Format

Send to

Choose Destination
Ther Adv Neurol Disord. 2017 May;10(5):229-239. doi: 10.1177/1756285616682675. Epub 2017 Feb 1.

Complementary and alternative interventions for fatigue management after traumatic brain injury: a systematic review.

Author information

1
Key Laboratory of Shaanxi Province for Craniofacial Precision Medicine Research, Stomatological Hospital, Xi'an Jiaotong University and First Affiliated Hospital of Xi'an Medical University, Xi'an, China.
2
First Affiliated Hospital of Xi'an Medical University, China.
3
First Affiliated Hospital, Xi'an Jiaotong University, China.
4
Key Laboratory of Shaanxi Province for Craniofacial Precision Medicine Research, Stomatological Hospital, Xi'an Jiaotong University, 98 West 5th Road, Xi'an, Shaanxi 710004, China.

Abstract

BACKGROUND:

We systematically reviewed randomized controlled trials (RCTs) of complementary and alternative interventions for fatigue after traumatic brain injury (TBI).

METHODS:

We searched multiple online sources including ClinicalTrials.gov, the Cochrane Library database, MEDLINE, CINAHL, Embase, the Web of Science, AMED, PsychINFO, Toxline, ProQuest Digital Dissertations, PEDro, PsycBite, and the World Health Organization (WHO) trial registry, in addition to hand searching of grey literature. The methodological quality of each included study was assessed using the Jadad scale, and the quality of evidence was evaluated using the Grading of Recommendations, Assessment, Development and Evaluation (GRADE) system. A descriptive review was performed.

RESULTS:

Ten RCTs of interventions for post-TBI fatigue (PTBIF) that included 10 types of complementary and alternative interventions were assessed in our study. There were four types of physical interventions including aquatic physical activity, fitness-center-based exercise, Tai Chi, and aerobic training. The three types of cognitive and behavioral interventions (CBIs) were cognitive behavioral therapy (CBT), mindfulness-based stress reduction (MBSR), and computerized working-memory training. The Flexyx Neurotherapy System (FNS) and cranial electrotherapy were the two types of biofeedback therapy, and finally, one type of light therapy was included. Although the four types of intervention included aquatic physical activity, MBSR, computerized working-memory training and blue-light therapy showed unequivocally effective results, the quality of evidence was low/very low according to the GRADE system.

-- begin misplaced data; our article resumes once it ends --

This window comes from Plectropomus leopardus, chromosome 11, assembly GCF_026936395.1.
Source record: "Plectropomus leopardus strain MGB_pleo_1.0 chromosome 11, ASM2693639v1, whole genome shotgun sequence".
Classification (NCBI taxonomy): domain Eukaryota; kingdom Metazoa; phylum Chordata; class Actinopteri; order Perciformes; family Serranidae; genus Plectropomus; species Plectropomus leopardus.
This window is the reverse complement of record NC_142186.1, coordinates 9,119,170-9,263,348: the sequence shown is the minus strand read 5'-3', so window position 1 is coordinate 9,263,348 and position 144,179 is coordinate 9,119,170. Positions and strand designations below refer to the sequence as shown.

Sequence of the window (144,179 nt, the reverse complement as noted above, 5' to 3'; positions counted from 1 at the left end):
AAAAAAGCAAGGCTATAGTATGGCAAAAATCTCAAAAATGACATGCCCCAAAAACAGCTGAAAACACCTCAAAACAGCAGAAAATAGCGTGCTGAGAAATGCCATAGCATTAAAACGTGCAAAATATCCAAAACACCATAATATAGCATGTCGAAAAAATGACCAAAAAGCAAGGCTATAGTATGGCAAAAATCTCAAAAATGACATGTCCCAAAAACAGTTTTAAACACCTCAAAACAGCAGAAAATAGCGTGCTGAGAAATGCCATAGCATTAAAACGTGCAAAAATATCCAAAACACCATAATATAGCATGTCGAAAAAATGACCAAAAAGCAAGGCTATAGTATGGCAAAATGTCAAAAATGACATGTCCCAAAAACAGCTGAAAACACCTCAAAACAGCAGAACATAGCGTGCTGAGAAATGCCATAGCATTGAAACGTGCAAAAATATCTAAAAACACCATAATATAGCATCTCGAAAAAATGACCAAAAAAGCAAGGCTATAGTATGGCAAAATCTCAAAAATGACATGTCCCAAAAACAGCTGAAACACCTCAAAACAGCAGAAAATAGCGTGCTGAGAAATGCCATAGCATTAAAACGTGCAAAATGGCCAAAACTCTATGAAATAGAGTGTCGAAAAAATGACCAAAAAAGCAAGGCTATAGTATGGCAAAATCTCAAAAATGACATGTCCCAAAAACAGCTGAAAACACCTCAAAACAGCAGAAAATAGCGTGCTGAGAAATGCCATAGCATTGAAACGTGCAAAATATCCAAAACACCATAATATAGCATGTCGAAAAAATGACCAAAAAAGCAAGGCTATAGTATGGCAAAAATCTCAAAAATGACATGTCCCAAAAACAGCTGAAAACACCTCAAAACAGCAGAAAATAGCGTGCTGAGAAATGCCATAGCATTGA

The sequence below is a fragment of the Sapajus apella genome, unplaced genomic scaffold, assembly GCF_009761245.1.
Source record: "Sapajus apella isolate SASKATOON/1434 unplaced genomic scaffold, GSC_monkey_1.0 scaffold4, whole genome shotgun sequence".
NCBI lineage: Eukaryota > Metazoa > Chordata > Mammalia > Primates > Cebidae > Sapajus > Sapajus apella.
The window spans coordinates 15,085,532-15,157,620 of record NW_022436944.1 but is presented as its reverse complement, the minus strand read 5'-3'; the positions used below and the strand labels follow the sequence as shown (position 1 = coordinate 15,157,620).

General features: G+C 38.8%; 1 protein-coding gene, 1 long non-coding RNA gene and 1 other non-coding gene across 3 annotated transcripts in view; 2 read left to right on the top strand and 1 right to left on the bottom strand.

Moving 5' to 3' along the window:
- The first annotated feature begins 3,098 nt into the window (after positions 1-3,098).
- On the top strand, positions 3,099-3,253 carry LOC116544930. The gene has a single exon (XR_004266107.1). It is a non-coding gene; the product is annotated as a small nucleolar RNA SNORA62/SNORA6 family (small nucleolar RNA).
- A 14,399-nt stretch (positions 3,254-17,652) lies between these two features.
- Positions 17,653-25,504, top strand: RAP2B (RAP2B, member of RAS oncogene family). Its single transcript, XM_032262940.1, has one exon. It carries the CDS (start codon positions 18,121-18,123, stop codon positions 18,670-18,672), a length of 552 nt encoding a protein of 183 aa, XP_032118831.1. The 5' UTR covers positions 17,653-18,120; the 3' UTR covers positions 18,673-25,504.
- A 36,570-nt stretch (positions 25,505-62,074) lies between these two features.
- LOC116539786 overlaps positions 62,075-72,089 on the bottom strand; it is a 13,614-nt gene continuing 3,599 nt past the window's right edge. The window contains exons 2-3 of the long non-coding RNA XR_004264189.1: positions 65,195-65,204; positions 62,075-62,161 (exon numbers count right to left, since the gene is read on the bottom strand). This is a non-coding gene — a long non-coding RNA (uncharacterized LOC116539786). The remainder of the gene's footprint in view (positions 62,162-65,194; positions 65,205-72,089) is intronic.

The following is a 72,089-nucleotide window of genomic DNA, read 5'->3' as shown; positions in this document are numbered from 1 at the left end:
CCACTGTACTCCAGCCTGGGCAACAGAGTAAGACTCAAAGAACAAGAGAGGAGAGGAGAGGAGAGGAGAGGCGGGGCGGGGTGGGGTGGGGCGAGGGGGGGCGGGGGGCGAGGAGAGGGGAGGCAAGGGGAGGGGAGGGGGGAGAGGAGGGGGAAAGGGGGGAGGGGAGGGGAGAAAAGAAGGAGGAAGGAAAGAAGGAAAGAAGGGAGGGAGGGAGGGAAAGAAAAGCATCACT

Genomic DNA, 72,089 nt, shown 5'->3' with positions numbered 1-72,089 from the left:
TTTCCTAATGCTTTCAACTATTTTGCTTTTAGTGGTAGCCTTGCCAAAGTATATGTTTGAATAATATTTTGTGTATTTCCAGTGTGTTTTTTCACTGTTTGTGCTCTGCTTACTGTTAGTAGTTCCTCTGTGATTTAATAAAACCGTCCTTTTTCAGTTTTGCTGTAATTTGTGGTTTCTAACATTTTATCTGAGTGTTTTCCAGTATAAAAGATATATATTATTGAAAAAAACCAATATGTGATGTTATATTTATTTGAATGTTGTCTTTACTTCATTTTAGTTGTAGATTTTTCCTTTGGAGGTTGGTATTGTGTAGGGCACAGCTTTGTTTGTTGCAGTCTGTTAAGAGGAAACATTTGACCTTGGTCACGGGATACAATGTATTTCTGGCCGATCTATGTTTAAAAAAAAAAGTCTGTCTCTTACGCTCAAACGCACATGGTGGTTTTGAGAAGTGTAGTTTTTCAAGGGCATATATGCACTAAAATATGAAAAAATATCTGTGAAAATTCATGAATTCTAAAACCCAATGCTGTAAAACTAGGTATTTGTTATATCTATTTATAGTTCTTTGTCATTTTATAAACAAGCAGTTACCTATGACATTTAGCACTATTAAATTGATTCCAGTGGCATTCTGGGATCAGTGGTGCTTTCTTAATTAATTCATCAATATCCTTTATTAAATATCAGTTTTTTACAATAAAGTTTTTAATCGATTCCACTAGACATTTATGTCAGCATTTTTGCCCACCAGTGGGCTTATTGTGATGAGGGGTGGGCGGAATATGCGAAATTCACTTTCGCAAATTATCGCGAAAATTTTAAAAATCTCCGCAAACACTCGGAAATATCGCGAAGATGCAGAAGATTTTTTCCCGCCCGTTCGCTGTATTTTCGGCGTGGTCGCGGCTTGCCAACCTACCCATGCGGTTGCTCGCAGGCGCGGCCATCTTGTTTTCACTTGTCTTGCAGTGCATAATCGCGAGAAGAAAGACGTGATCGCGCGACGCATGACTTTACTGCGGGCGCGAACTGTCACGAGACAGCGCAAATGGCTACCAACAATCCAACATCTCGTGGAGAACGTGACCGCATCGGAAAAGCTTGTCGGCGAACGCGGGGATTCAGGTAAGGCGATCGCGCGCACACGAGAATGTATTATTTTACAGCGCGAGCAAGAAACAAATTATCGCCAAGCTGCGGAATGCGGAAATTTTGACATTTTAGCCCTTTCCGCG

CONCLUSIONS:

The present systematic review of existing RCTs suggests that aquatic physical activity, MBSR, computerized working-memory training, and blue-light therapy may be beneficial treatments for PTBIF. Due to the many flaws and limitations in these studies, further controlled trials using these interventions for PTBIF are necessary.

KEYWORDS:

complementary and alternative medicine; fatigue; intervention; systematic review; traumatic brain injury

Conflict of interest statement

Conflict of interest statement: The author(s) declared no potential conflicts of interest with respect to the research, authorship, and/or publication of this article.

Supplemental Content

Full text links

Icon for PubMed Central
Loading ...
Support Center